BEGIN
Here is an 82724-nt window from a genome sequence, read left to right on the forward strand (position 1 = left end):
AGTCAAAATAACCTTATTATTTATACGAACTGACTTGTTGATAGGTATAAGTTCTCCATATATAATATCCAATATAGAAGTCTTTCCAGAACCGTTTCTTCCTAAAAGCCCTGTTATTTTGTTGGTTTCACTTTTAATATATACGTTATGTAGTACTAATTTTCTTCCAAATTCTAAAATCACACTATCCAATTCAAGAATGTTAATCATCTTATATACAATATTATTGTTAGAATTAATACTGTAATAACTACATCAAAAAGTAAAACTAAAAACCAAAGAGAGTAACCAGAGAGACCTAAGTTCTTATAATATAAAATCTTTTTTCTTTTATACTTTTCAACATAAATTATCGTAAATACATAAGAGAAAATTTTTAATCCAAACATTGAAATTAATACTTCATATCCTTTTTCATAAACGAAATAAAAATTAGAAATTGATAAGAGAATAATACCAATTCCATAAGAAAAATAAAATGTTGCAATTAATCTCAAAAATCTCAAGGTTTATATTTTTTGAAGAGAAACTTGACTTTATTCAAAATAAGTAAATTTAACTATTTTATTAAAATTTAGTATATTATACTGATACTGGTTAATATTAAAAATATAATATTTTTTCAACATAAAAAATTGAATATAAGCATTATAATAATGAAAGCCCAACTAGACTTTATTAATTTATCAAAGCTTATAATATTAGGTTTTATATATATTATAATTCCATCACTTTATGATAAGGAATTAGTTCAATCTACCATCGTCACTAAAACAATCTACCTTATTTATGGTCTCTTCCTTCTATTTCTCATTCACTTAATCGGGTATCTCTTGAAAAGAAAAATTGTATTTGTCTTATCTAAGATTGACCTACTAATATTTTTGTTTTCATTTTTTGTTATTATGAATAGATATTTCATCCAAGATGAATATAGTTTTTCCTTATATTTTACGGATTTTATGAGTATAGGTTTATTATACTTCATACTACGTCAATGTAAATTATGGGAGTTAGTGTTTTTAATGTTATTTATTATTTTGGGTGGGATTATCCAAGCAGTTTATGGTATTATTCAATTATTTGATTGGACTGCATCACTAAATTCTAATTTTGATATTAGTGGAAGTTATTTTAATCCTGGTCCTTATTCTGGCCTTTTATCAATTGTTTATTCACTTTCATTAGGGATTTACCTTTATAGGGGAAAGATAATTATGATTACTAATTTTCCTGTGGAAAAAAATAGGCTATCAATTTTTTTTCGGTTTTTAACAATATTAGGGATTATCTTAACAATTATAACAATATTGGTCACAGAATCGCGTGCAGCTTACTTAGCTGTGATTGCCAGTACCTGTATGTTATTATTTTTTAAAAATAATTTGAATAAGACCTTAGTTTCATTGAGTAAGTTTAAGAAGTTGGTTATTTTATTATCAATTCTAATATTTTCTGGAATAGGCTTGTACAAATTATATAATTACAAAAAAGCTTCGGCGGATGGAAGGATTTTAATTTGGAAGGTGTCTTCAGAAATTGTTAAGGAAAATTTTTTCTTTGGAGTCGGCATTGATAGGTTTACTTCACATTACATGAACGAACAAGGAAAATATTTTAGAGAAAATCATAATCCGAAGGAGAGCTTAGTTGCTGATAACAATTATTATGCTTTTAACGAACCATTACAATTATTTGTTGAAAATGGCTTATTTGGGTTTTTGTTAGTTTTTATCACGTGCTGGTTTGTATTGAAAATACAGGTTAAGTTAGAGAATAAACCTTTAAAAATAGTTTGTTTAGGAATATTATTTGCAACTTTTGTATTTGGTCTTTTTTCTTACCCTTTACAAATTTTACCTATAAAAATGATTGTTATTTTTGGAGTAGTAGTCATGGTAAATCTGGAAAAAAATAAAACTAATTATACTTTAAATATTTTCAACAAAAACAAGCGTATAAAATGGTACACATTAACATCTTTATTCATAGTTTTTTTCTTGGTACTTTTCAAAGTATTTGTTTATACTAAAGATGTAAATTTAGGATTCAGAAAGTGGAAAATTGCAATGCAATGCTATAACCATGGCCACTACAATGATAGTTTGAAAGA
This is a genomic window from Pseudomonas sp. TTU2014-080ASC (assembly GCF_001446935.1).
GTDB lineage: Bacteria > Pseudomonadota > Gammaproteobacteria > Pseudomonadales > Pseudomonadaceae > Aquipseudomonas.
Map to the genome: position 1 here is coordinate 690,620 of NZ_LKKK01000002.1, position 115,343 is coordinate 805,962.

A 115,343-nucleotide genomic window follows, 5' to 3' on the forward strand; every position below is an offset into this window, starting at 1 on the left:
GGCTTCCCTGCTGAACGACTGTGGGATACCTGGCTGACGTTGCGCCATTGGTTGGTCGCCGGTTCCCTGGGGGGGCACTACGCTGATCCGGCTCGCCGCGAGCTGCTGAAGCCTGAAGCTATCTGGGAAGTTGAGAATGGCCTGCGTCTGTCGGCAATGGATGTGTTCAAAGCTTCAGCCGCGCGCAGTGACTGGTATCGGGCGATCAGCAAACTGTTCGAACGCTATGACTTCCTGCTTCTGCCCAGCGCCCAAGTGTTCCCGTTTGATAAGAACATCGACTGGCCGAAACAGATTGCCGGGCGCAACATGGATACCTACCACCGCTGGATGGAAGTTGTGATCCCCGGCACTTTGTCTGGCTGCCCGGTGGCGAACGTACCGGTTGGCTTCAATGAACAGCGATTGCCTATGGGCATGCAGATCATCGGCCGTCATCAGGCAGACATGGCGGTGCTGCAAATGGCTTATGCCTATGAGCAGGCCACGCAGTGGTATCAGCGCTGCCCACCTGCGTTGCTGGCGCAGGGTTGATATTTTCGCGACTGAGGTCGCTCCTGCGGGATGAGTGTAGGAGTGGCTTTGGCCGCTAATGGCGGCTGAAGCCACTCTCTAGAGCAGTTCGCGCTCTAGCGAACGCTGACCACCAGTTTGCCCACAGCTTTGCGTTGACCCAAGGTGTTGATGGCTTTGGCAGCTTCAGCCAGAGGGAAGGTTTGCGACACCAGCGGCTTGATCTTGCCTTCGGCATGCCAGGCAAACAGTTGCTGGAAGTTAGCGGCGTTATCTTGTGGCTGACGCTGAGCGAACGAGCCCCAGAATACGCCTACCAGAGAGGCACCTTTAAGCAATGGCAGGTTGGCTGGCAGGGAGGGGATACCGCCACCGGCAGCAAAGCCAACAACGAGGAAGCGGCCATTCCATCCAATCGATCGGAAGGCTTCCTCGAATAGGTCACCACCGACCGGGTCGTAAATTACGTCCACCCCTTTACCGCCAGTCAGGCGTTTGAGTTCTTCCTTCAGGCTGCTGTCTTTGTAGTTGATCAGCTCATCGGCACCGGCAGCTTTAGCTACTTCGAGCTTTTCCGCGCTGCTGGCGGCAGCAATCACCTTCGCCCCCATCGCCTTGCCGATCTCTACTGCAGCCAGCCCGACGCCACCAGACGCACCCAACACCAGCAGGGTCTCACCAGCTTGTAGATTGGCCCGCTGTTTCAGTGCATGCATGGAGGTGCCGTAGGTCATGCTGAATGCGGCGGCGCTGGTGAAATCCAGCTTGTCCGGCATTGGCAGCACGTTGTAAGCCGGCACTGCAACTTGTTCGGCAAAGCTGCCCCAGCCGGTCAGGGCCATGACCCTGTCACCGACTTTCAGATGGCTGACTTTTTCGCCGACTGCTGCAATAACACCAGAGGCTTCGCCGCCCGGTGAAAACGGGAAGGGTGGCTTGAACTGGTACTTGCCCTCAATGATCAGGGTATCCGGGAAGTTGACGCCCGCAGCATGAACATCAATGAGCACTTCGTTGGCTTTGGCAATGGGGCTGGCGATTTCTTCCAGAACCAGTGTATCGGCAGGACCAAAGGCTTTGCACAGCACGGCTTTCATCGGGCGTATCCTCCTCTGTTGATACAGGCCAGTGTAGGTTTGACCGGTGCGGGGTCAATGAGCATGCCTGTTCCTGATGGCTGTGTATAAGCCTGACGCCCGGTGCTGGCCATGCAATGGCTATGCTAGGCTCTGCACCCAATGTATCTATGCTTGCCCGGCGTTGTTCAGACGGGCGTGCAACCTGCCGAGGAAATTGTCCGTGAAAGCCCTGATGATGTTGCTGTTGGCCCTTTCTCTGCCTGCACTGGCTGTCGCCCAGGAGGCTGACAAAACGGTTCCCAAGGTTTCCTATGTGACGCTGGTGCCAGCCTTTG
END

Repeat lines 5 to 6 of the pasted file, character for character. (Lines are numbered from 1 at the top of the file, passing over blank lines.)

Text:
Map to the genome: position 1 here is coordinate 690,620 of NZ_LKKK01000002.1, position 115,343 is coordinate 805,962.

A 115,343-nucleotide genomic window follows, 5' to 3' on the forward strand; every position below is an offset into this window, starting at 1 on the left: